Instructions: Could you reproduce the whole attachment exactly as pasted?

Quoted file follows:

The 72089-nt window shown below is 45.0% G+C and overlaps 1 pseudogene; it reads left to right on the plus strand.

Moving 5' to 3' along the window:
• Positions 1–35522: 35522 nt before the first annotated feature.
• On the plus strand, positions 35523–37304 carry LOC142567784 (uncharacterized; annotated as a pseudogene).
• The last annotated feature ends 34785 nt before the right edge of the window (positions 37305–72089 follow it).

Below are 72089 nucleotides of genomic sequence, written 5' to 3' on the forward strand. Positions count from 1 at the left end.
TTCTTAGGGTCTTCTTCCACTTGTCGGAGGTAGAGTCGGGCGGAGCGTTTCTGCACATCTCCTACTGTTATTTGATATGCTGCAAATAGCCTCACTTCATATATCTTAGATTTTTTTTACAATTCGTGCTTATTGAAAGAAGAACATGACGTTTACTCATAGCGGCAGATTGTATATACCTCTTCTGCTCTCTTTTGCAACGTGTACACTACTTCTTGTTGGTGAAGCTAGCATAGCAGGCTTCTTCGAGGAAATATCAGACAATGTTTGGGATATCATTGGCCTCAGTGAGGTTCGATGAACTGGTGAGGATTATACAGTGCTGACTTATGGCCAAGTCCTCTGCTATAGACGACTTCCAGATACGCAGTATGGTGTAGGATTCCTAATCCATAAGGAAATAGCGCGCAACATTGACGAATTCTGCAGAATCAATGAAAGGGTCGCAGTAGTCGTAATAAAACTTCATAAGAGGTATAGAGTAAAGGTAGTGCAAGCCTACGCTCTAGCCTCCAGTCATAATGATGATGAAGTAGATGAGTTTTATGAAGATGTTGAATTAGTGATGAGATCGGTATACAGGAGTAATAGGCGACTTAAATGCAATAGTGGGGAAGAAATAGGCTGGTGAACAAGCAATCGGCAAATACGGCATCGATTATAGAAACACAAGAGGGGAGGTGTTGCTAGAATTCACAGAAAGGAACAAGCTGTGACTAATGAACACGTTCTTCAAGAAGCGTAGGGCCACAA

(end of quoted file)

The 72089-nt window shown below is 45.0% G+C and overlaps 1 pseudogene; it reads left to right on the plus strand.

Moving 5' to 3' along the window:
• Positions 1–35522: 35522 nt before the first annotated feature.
• On the plus strand, positions 35523–37304 carry LOC142567784 (uncharacterized; annotated as a pseudogene).
• The last annotated feature ends 34785 nt before the right edge of the window (positions 37305–72089 follow it).

Below are 72089 nucleotides of genomic sequence, written 5' to 3' on the forward strand. Positions count from 1 at the left end.
TTCTTAGGGTCTTCTTCCACTTGTCGGAGGTAGAGTCGGGCGGAGCGTTTCTGCACATCTCCTACTGTTATTTGATATGCTGCAAATAGCCTCACTTCATATATCTTAGATTTTTTTTACAATTCGTGCTTATTGAAAGAAGAACATGACGTTTACTCATAGCGGCAGATTGTATATACCTCTTCTGCTCTCTTTTGCAACGTGTACACTACTTCTTGTTGGTGAAGCTAGCATAGCAGGCTTCTTCGAGGAAATATCAGACAATGTTTGGGATATCATTGGCCTCAGTGAGGTTCGATGAACTGGTGAGGATTATACAGTGCTGACTTATGGCCAAGTCCTCTGCTATAGACGACTTCCAGATACGCAGTATGGTGTAGGATTCCTAATCCATAAGGAAATAGCGCGCAACATTGACGAATTCTGCAGAATCAATGAAAGGGTCGCAGTAGTCGTAATAAAACTTCATAAGAGGTATAGAGTAAAGGTAGTGCAAGCCTACGCTCTAGCCTCCAGTCATAATGATGATGAAGTAGATGAGTTTTATGAAGATGTTGAATTAGTGATGAGATCGGTATACAGGAGTAATAGGCGACTTAAATGCAATAGTGGGGAAGAAATAGGCTGGTGAACAAGCAATCGGCAAATACGGCATCGATTATAGAAACACAAGAGGGGAGGTGTTGCTAGAATTCACAGAAAGGAACAAGCTGTGACTAATGAACACGTTCTTCAAGAAGCGTAGGGCCACAA